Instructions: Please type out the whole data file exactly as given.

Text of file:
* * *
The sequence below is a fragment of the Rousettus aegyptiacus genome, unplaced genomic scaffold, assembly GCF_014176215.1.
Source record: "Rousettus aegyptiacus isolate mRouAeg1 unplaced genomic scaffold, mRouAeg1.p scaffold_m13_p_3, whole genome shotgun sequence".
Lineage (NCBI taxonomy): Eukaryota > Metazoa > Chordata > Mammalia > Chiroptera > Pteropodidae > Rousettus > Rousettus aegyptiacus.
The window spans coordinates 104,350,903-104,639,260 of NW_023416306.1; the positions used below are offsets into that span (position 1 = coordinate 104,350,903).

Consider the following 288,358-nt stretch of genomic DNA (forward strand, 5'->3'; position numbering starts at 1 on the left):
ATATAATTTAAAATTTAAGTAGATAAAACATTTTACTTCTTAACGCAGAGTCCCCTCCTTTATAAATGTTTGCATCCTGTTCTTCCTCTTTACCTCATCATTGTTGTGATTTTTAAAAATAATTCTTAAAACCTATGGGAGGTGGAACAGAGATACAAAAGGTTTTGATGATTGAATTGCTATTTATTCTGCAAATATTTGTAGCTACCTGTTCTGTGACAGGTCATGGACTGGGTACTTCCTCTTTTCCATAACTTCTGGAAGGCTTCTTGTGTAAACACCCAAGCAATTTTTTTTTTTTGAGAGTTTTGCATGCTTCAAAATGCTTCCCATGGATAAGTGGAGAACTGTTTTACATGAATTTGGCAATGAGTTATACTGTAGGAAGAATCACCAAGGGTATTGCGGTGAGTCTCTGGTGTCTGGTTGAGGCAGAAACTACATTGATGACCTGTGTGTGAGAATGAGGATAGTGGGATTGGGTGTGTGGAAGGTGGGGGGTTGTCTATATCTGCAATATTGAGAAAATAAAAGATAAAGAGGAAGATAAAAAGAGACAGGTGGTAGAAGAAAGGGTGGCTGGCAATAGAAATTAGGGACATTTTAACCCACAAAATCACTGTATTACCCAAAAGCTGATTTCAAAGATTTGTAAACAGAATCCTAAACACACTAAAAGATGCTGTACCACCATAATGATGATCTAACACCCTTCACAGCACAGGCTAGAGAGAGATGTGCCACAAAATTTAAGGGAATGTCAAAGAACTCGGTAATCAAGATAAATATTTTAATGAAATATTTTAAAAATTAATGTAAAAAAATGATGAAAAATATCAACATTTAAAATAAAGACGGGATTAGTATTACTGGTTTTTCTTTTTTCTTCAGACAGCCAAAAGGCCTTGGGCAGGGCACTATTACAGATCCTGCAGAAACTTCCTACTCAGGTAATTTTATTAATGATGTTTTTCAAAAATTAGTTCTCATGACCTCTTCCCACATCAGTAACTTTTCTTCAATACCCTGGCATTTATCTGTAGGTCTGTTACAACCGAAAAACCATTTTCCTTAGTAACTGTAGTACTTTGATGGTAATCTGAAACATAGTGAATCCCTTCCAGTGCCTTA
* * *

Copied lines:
The sequence below is a fragment of the Rousettus aegyptiacus genome, unplaced genomic scaffold, assembly GCF_014176215.1.
Source record: "Rousettus aegyptiacus isolate mRouAeg1 unplaced genomic scaffold, mRouAeg1.p scaffold_m13_p_3, whole genome shotgun sequence".
Lineage (NCBI taxonomy): Eukaryota > Metazoa > Chordata > Mammalia > Chiroptera > Pteropodidae > Rousettus > Rousettus aegyptiacus.
The window spans coordinates 104,350,903-104,639,260 of NW_023416306.1; the positions used below are offsets into that span (position 1 = coordinate 104,350,903).

Consider the following 288,358-nt stretch of genomic DNA (forward strand, 5'->3'; position numbering starts at 1 on the left):
ATATAATTTAAAATTTAAGTAGATAAAACATTTTACTTCTTAACGCAGAGTCCCCTCCTTTATAAATGTTTGCATCCTGTTCTTCCTCTTTACCTCATCATTGTTGTGATTTTTAAAAATAATTCTTAAAACCTATGGGAGGTGGAACAGAGATACAAAAGGTTTTGATGATTGAATTGCTATTTATTCTGCAAATATTTGTAGCTACCTGTTCTGTGACAGGTCATGGACTGGGTACTTCCTCTTTTCCATAACTTCTGGAAGGCTTCTTGTGTAAACACCCAAGCAATTTTTTTTTTTTGAGAGTTTTGCATGCTTCAAAATGCTTCCCATGGATAAGTGGAGAACTGTTTTACATGAATTTGGCAATGAGTTATACTGTAGGAAGAATCACCAAGGGTATTGCGGTGAGTCTCTGGTGTCTGGTTGAGGCAGAAACTACATTGATGACCTGTGTGTGAGAATGAGGATAGTGGGATTGGGTGTGTGGAAGGTGGGGGGTTGTCTATATCTGCAATATTGAGAAAATAAAAGATAAAGAGGAAGATAAAAAGAGACAGGTGGTAGAAGAAAGGGTGGCTGGCAATAGAAATTAGGGACATTTTAACCCACAAAATCACTGTATTACCCAAAAGCTGATTTCAAAGATTTGTAAACAGAATCCTAAACACACTAAAAGATGCTGTACCACCATAATGATGATCTAACACCCTTCACAGCACAGGCTAGAGAGAGATGTGCCACAAAATTTAAGGGAATGTCAAAGAACTCGGTAATCAAGATAAATATTTTAATGAAATATTTTAAAAATTAATGTAAAAAAATGATGAAAAATATCAACATTTAAAATAAAGACGGGATTAGTATTACTGGTTTTTCTTTTTTCTTCAGACAGCCAAAAGGCCTTGGGCAGGGCACTATTACAGATCCTGCAGAAACTTCCTACTCAGGTAATTTTATTAATGATGTTTTTCAAAAATTAGTTCTCATGACCTCTTCCCACATCAGTAACTTTTCTTCAATACCCTGGCATTTATCTGTAGGTCTGTTACAACCGAAAAACCATTTTCCTTAGTAACTGTAGTACTTTGATGGTAATCTGAAACATAGTGAATCCCTTCCAGTGCCTTA